Unearthed has mapped - for the first time - the overlap between every federally protected park, forest, monument and wildlife refuge in the US and major fossil fuel deposits
An area of protected land larger than California could be at risk from fossil fuel development, as the Trump administration looks to ramp up drilling on federal lands – according to a new investigation by Unearthed.
Across the United States, 120 million acres of land protected by the federal government sits above known and potential reserves of oil, gas and coal – including huge swathes of the nation’s parks; wildlife refuges and forests.Unearthed can further reveal that – in previously unreported comments – Trump administration energy advisor, Vincent DeVito, said the government is focusing on opening up more lands “than ever before” to energy development.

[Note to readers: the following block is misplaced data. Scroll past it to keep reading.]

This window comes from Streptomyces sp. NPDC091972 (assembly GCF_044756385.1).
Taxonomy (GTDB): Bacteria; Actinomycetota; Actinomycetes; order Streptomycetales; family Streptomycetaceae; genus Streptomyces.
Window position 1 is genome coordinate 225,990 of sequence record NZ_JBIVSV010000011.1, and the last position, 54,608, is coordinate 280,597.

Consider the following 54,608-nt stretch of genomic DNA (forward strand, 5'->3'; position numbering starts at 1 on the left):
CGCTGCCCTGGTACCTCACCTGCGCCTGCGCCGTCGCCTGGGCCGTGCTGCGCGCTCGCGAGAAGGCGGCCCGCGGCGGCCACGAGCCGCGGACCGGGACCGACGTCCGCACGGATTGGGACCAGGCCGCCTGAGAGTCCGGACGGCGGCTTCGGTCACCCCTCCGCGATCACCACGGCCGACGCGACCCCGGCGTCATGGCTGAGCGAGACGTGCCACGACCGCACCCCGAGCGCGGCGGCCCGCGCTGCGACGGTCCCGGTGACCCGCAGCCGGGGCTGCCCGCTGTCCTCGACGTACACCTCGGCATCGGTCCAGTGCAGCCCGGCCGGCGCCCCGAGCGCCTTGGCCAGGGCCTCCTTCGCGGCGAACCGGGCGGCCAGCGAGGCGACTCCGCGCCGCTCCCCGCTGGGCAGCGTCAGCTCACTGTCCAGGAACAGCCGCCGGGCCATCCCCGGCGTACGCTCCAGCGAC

The news comes after President Trump travelled to Utah on Monday to announce a huge reduction in the size of Bears Ears and Grand Staircase Escalante national monuments – which will be cut by 85% and 50% respectively.
A previous investigation by Unearthed found that 2 million acres of these monuments lie above fossil fuel deposits.In an effort to boost energy development the Trump administration has also:Put forward proposals – voted through by Senate Republicans on Friday – to open up Alaska’s Arctic National Wildlife Refuge (ANWR) to oil drilling.
Looked at “restoring the balance” in the way multiple-use lands are managed – a category that includes national forests – towards increased fossil fuel extraction.Announced a review of Obama-era rules that toughened up oversight of oil and gas operations inside national parks, whilst overseeing an “explosion” of leasing along park borders.